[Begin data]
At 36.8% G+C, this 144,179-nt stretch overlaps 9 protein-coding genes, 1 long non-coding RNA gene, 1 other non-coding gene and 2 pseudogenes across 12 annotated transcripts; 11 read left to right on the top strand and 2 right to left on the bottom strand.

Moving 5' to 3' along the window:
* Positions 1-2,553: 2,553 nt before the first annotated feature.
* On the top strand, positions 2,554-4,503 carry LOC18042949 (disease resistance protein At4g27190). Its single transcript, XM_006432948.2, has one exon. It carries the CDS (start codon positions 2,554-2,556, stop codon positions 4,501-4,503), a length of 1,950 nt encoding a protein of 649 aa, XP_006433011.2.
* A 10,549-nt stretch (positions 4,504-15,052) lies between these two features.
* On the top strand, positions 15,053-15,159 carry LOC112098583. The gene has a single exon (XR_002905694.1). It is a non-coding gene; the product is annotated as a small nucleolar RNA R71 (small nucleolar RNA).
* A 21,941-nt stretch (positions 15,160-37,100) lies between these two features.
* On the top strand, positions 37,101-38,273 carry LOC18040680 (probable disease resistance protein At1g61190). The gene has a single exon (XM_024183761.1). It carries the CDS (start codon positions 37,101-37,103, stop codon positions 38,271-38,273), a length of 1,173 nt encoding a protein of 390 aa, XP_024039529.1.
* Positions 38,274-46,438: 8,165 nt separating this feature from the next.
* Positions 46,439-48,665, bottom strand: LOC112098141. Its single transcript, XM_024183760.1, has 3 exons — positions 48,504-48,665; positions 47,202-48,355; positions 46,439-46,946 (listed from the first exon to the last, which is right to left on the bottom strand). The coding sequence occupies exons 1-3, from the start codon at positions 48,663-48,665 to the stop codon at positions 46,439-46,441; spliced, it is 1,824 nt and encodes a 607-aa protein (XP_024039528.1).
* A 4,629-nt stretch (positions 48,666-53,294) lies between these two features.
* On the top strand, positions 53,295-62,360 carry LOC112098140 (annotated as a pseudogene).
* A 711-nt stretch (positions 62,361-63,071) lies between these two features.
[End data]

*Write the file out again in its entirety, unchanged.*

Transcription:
At 36.8% G+C, this 144,179-nt stretch overlaps 9 protein-coding genes, 1 long non-coding RNA gene, 1 other non-coding gene and 2 pseudogenes across 12 annotated transcripts; 11 read left to right on the top strand and 2 right to left on the bottom strand.

Moving 5' to 3' along the window:
* Positions 1-2,553: 2,553 nt before the first annotated feature.
* On the top strand, positions 2,554-4,503 carry LOC18042949 (disease resistance protein At4g27190). Its single transcript, XM_006432948.2, has one exon. It carries the CDS (start codon positions 2,554-2,556, stop codon positions 4,501-4,503), a length of 1,950 nt encoding a protein of 649 aa, XP_006433011.2.
* A 10,549-nt stretch (positions 4,504-15,052) lies between these two features.
* On the top strand, positions 15,053-15,159 carry LOC112098583. The gene has a single exon (XR_002905694.1). It is a non-coding gene; the product is annotated as a small nucleolar RNA R71 (small nucleolar RNA).
* A 21,941-nt stretch (positions 15,160-37,100) lies between these two features.
* On the top strand, positions 37,101-38,273 carry LOC18040680 (probable disease resistance protein At1g61190). The gene has a single exon (XM_024183761.1). It carries the CDS (start codon positions 37,101-37,103, stop codon positions 38,271-38,273), a length of 1,173 nt encoding a protein of 390 aa, XP_024039529.1.
* Positions 38,274-46,438: 8,165 nt separating this feature from the next.
* Positions 46,439-48,665, bottom strand: LOC112098141. Its single transcript, XM_024183760.1, has 3 exons — positions 48,504-48,665; positions 47,202-48,355; positions 46,439-46,946 (listed from the first exon to the last, which is right to left on the bottom strand). The coding sequence occupies exons 1-3, from the start codon at positions 48,663-48,665 to the stop codon at positions 46,439-46,441; spliced, it is 1,824 nt and encodes a 607-aa protein (XP_024039528.1).
* A 4,629-nt stretch (positions 48,666-53,294) lies between these two features.
* On the top strand, positions 53,295-62,360 carry LOC112098140 (annotated as a pseudogene).
* A 711-nt stretch (positions 62,361-63,071) lies between these two features.